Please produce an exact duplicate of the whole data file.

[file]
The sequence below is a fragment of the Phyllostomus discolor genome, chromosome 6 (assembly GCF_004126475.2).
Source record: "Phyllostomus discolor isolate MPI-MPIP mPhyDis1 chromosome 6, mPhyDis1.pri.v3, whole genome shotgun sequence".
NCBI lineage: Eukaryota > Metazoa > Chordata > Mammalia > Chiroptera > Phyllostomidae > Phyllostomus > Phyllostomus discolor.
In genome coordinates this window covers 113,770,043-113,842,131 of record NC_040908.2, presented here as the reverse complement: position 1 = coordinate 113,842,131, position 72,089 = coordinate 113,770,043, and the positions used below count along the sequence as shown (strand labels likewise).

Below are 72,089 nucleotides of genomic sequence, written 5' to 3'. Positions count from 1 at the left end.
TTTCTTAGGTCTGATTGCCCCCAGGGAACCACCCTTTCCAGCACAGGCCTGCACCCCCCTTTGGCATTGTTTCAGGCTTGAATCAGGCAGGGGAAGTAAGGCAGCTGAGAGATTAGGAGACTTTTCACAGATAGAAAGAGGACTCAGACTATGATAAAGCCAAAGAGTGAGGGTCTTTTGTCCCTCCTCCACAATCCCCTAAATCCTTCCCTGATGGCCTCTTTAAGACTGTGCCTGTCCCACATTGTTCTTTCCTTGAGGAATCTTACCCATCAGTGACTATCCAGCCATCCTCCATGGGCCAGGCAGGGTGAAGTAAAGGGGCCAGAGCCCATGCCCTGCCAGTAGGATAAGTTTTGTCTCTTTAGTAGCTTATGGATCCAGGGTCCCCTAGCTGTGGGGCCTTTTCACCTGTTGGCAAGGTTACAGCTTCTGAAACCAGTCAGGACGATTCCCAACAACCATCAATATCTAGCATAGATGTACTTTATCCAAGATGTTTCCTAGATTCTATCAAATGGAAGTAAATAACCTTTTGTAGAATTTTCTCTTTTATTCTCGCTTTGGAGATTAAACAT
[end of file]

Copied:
The sequence below is a fragment of the Phyllostomus discolor genome, chromosome 6 (assembly GCF_004126475.2).
Source record: "Phyllostomus discolor isolate MPI-MPIP mPhyDis1 chromosome 6, mPhyDis1.pri.v3, whole genome shotgun sequence".
NCBI lineage: Eukaryota > Metazoa > Chordata > Mammalia > Chiroptera > Phyllostomidae > Phyllostomus > Phyllostomus discolor.
In genome coordinates this window covers 113,770,043-113,842,131 of record NC_040908.2, presented here as the reverse complement: position 1 = coordinate 113,842,131, position 72,089 = coordinate 113,770,043, and the positions used below count along the sequence as shown (strand labels likewise).

Below are 72,089 nucleotides of genomic sequence, written 5' to 3'. Positions count from 1 at the left end.
TTTCTTAGGTCTGATTGCCCCCAGGGAACCACCCTTTCCAGCACAGGCCTGCACCCCCCTTTGGCATTGTTTCAGGCTTGAATCAGGCAGGGGAAGTAAGGCAGCTGAGAGATTAGGAGACTTTTCACAGATAGAAAGAGGACTCAGACTATGATAAAGCCAAAGAGTGAGGGTCTTTTGTCCCTCCTCCACAATCCCCTAAATCCTTCCCTGATGGCCTCTTTAAGACTGTGCCTGTCCCACATTGTTCTTTCCTTGAGGAATCTTACCCATCAGTGACTATCCAGCCATCCTCCATGGGCCAGGCAGGGTGAAGTAAAGGGGCCAGAGCCCATGCCCTGCCAGTAGGATAAGTTTTGTCTCTTTAGTAGCTTATGGATCCAGGGTCCCCTAGCTGTGGGGCCTTTTCACCTGTTGGCAAGGTTACAGCTTCTGAAACCAGTCAGGACGATTCCCAACAACCATCAATATCTAGCATAGATGTACTTTATCCAAGATGTTTCCTAGATTCTATCAAATGGAAGTAAATAACCTTTTGTAGAATTTTCTCTTTTATTCTCGCTTTGGAGATTAAACAT